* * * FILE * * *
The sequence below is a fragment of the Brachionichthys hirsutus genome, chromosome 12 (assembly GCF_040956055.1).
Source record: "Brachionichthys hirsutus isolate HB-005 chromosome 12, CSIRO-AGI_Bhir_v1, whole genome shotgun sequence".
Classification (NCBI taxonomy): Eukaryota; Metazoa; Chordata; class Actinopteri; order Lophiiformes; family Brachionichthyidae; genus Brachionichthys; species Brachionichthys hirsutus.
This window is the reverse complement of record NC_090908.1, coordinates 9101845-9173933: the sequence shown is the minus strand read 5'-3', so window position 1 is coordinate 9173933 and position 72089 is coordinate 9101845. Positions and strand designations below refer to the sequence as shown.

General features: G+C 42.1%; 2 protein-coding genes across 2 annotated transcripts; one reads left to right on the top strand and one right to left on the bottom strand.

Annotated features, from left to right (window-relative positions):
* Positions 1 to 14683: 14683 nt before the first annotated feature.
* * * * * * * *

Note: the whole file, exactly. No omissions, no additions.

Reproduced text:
The sequence below is a fragment of the Brachionichthys hirsutus genome, chromosome 12 (assembly GCF_040956055.1).
Source record: "Brachionichthys hirsutus isolate HB-005 chromosome 12, CSIRO-AGI_Bhir_v1, whole genome shotgun sequence".
Classification (NCBI taxonomy): Eukaryota; Metazoa; Chordata; class Actinopteri; order Lophiiformes; family Brachionichthyidae; genus Brachionichthys; species Brachionichthys hirsutus.
This window is the reverse complement of record NC_090908.1, coordinates 9101845-9173933: the sequence shown is the minus strand read 5'-3', so window position 1 is coordinate 9173933 and position 72089 is coordinate 9101845. Positions and strand designations below refer to the sequence as shown.

General features: G+C 42.1%; 2 protein-coding genes across 2 annotated transcripts; one reads left to right on the top strand and one right to left on the bottom strand.

Annotated features, from left to right (window-relative positions):
* Positions 1 to 14683: 14683 nt before the first annotated feature.